Adams announces multimillion-dollar grant to improve Cross Bronx Expressway

Images from before and after construction of the Cross-Bronx Expressway at Fulton Avenue and East 175th Street.
Images from before and after construction of the Cross-Bronx Expressway at Fulton Avenue and East 175th Street.
Photo courtesy Segregation by Design

New York City Mayor Eric Adams announced Monday morning that his administration will begin reassessing the negative impacts posed by the Cross Bronx Expressway with a new $2 million federal grant — an initiative that has been at the forefront of many Bronxites’ minds since before the highway was constructed in the 1940s.

“It’s about envisioning an equitable, prosperous, healthy and safe Bronx for generations to come,” Adams said at a press conference Monday.

The city obtained $2 million from the  U.S. Department of Transportation Rebuilding American Infrastructure with Sustainability and Equity grant program. The funding will be used to conduct a feasibility study that will determine how to improve the expressway — both from an environmental impact and a racial equity lens.

The Cross Bronx Expressway was started by urban planner Robert Moses in 1948, and has long been criticized as a project rooted in environmental racism: The highway divides the borough in half and originally displaced entire neighborhoods — many of which were predominantly Black, brown and immigrant communities — in the process. 

Adams said during Monday’s press conference that the grant will begin to address some of these historical problems that Moses created decades ago.

“He got his way then but he’s not getting his way now as we fix the scar that became a permanent fixture on the face of the Cross Bronx Expressway,” the mayor said.

One of the grant’s major champions was U.S. Rep. Ritchie Torres. At the press conference on Monday, he echoed the mayor’s sentiments, stating that the grant to conduct a feasibility study is just one step toward fixing the wrongs of the past in the Bronx. 

“The Cross Bronx is both literally and metaphorically a structure of racism,” Torres said.

Additionally, he said studying the environmental impacts of the expressway will also provide a look into different health outcomes in the borough. Communities near the Cross Bronx, Torres said, experience higher rates of asthma and other respiratory illnesses than in other parts of the borough — largely due to the pollution of the highway. 

“When it comes to the outdoor environment the 800-pound gorilla in the room is the Cross Bronx Expressway, and so I would submit to you, there is no initiative that we could pursue that would do more to improve the public health of the Bronx,” the congressmember said Monday. 

A map of air pollution-driven asthma emergency department visits for children under age 18.
A map of air pollution-driven asthma emergency department visits for children under age 18.Photo courtesy New York City Department of Health and Mental Hygiene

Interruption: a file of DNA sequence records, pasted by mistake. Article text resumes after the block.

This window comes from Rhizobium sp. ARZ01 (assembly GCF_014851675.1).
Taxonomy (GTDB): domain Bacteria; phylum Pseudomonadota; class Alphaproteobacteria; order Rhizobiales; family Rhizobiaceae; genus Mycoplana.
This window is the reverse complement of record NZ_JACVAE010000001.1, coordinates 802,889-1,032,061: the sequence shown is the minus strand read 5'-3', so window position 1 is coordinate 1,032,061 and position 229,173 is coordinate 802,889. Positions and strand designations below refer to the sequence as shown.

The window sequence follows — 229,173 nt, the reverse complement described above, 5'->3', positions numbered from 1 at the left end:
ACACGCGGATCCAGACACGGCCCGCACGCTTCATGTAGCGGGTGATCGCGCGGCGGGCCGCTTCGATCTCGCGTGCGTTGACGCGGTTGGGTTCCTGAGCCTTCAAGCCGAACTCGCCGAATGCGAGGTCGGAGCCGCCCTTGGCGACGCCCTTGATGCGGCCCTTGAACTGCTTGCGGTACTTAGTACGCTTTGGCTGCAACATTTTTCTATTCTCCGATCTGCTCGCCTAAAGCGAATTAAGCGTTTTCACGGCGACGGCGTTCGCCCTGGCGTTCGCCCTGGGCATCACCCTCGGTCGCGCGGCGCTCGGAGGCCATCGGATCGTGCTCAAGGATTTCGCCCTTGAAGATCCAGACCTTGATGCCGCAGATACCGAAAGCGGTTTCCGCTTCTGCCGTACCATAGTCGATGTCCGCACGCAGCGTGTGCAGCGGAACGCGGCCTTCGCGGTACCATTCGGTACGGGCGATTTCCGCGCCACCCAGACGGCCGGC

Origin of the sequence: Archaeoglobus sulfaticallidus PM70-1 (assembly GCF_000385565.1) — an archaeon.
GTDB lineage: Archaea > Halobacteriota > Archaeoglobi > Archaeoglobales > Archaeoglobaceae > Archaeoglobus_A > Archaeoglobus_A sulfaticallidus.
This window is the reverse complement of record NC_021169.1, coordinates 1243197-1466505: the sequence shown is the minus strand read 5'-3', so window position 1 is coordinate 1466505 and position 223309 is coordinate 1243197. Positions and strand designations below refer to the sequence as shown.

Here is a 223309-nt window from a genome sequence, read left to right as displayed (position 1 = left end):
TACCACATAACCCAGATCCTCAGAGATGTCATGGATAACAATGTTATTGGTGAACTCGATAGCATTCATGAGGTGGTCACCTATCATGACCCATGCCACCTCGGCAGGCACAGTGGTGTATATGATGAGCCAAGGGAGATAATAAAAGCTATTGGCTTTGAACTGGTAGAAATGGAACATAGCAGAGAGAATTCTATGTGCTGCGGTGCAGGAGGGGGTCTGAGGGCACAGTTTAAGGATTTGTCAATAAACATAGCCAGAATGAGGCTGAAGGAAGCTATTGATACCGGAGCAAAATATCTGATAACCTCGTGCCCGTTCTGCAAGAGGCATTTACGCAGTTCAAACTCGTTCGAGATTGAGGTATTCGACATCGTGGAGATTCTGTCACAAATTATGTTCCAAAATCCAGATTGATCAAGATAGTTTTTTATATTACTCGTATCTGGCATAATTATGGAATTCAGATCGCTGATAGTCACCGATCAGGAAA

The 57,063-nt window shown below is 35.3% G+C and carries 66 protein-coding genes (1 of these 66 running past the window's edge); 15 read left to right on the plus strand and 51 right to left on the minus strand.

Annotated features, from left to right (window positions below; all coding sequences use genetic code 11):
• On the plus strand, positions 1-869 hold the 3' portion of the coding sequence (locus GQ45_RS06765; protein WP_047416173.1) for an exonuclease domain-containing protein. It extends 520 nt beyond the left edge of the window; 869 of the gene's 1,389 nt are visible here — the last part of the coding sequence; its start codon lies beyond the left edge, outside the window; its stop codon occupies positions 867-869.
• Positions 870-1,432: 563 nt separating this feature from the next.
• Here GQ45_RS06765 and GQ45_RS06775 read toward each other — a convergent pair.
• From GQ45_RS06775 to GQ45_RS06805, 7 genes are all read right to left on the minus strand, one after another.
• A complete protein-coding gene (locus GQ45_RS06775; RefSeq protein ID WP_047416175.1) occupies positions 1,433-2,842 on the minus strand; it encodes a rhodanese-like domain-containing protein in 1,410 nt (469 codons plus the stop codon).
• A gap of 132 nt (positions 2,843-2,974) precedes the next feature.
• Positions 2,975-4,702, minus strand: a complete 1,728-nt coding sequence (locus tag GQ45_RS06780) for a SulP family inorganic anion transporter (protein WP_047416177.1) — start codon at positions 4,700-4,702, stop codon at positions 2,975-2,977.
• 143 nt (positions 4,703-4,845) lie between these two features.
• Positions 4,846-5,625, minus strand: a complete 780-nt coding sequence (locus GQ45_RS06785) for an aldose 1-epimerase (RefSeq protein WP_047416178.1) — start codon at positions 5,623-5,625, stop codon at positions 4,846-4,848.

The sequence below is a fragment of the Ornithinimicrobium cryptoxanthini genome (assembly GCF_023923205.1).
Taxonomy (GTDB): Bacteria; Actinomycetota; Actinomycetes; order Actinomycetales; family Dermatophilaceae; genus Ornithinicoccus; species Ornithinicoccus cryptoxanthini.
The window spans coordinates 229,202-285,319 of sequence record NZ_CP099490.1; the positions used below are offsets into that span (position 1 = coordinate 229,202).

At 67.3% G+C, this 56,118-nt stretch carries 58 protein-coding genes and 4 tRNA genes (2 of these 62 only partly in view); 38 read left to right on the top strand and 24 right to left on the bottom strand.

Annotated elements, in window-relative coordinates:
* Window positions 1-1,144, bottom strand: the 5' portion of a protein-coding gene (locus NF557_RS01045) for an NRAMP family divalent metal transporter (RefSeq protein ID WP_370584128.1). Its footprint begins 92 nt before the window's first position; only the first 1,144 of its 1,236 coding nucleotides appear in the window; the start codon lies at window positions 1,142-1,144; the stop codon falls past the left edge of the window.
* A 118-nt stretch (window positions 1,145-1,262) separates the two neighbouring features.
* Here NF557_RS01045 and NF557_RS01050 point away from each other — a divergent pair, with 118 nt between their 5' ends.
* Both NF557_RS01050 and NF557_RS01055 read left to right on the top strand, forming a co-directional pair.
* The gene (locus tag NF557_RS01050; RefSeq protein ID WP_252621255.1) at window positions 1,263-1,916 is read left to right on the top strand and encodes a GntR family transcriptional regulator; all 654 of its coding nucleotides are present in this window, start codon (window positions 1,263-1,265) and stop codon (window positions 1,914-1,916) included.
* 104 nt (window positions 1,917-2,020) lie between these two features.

Part of the way Torres hopes to address the pollution surrounding the expressway, he said, is to secure federal funding to cap it — a concept that consists of building parks and other structures on top of highways to virtually push these roads underground, reduce noise and reconnect communities. 

Torres said Monday that capping the Cross Bronx would likely be far more cost-effective than digging to restructure the highway. He said he would estimate the total cost would be less than $1 billion, for which he would try to secure federal dollars.

“This is not theoretical or hypothetical; this is an actionable proposal,” he said, noting that he and Sen. Chuck Schumer began seriously exploring this project back in April 2021.  

Nilka Martell, an organizer with Loving the Bronx and proponent of a greener Cross Bronx Expressway, said at the press conference that some of her children and grandchildren suffer from asthma. She has lived by the expressway for close to 50 years.

“As a parent, holding your baby, seeing your child, feeling your child struggling to breathe is extremely frightening,” Martell said.

A lot of the health issues created by pollution and adverse environmental impacts, she said, transcends generations in her community — her granddaughter has also been treated for respiratory ailments. But Martell said the grant is a step in the right direction. 

“Today is a result of grassroots activism. Today is a result of organizing,” she said. “This is what the Bronx looks like. This is what community looks like.”

Rep. Adriano Espaillat — who said he represents “the largest parking lot of the country” at the Monday press conference — and New York State Department of Transportation Commissioner Marie Therese Dominguez both also spoke in support of the feasibility study. 

The first round of community meetings are scheduled to begin in February 2023, and a multiyear plan of the near- and long-term project proposals to improve the expressway and the surrounding neighborhoods is set to be presented in 2024.

Reach Camille Botello at For more coverage, follow us on Twitter, Facebook and Instagram @bronxtimes